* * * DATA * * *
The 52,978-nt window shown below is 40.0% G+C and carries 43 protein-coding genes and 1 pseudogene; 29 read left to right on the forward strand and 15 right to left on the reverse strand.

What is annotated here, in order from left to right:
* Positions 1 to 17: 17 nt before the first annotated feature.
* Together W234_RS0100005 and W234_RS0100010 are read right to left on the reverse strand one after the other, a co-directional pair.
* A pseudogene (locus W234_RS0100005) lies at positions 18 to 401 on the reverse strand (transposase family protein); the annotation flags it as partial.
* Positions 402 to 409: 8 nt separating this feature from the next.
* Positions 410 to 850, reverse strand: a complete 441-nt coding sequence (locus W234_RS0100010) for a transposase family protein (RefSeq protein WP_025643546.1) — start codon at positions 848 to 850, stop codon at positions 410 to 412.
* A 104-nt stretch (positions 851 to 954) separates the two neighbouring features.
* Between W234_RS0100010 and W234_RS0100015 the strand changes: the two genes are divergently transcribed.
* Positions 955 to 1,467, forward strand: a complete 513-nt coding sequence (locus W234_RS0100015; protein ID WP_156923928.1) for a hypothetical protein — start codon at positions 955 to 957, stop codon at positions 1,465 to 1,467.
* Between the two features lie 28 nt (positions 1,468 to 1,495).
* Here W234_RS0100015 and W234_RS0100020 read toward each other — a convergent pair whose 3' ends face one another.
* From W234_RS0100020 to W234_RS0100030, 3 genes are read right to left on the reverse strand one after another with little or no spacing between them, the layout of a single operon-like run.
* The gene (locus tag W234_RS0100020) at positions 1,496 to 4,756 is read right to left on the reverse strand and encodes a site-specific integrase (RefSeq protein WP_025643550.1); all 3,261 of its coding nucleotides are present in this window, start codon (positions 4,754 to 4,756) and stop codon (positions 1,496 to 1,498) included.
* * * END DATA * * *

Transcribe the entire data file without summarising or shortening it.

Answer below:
The 52,978-nt window shown below is 40.0% G+C and carries 43 protein-coding genes and 1 pseudogene; 29 read left to right on the forward strand and 15 right to left on the reverse strand.

What is annotated here, in order from left to right:
* Positions 1 to 17: 17 nt before the first annotated feature.
* Together W234_RS0100005 and W234_RS0100010 are read right to left on the reverse strand one after the other, a co-directional pair.
* A pseudogene (locus W234_RS0100005) lies at positions 18 to 401 on the reverse strand (transposase family protein); the annotation flags it as partial.
* Positions 402 to 409: 8 nt separating this feature from the next.
* Positions 410 to 850, reverse strand: a complete 441-nt coding sequence (locus W234_RS0100010) for a transposase family protein (RefSeq protein WP_025643546.1) — start codon at positions 848 to 850, stop codon at positions 410 to 412.
* A 104-nt stretch (positions 851 to 954) separates the two neighbouring features.
* Between W234_RS0100010 and W234_RS0100015 the strand changes: the two genes are divergently transcribed.
* Positions 955 to 1,467, forward strand: a complete 513-nt coding sequence (locus W234_RS0100015; protein ID WP_156923928.1) for a hypothetical protein — start codon at positions 955 to 957, stop codon at positions 1,465 to 1,467.
* Between the two features lie 28 nt (positions 1,468 to 1,495).
* Here W234_RS0100015 and W234_RS0100020 read toward each other — a convergent pair whose 3' ends face one another.
* From W234_RS0100020 to W234_RS0100030, 3 genes are read right to left on the reverse strand one after another with little or no spacing between them, the layout of a single operon-like run.
* The gene (locus tag W234_RS0100020) at positions 1,496 to 4,756 is read right to left on the reverse strand and encodes a site-specific integrase (RefSeq protein WP_025643550.1); all 3,261 of its coding nucleotides are present in this window, start codon (positions 4,754 to 4,756) and stop codon (positions 1,496 to 1,498) included.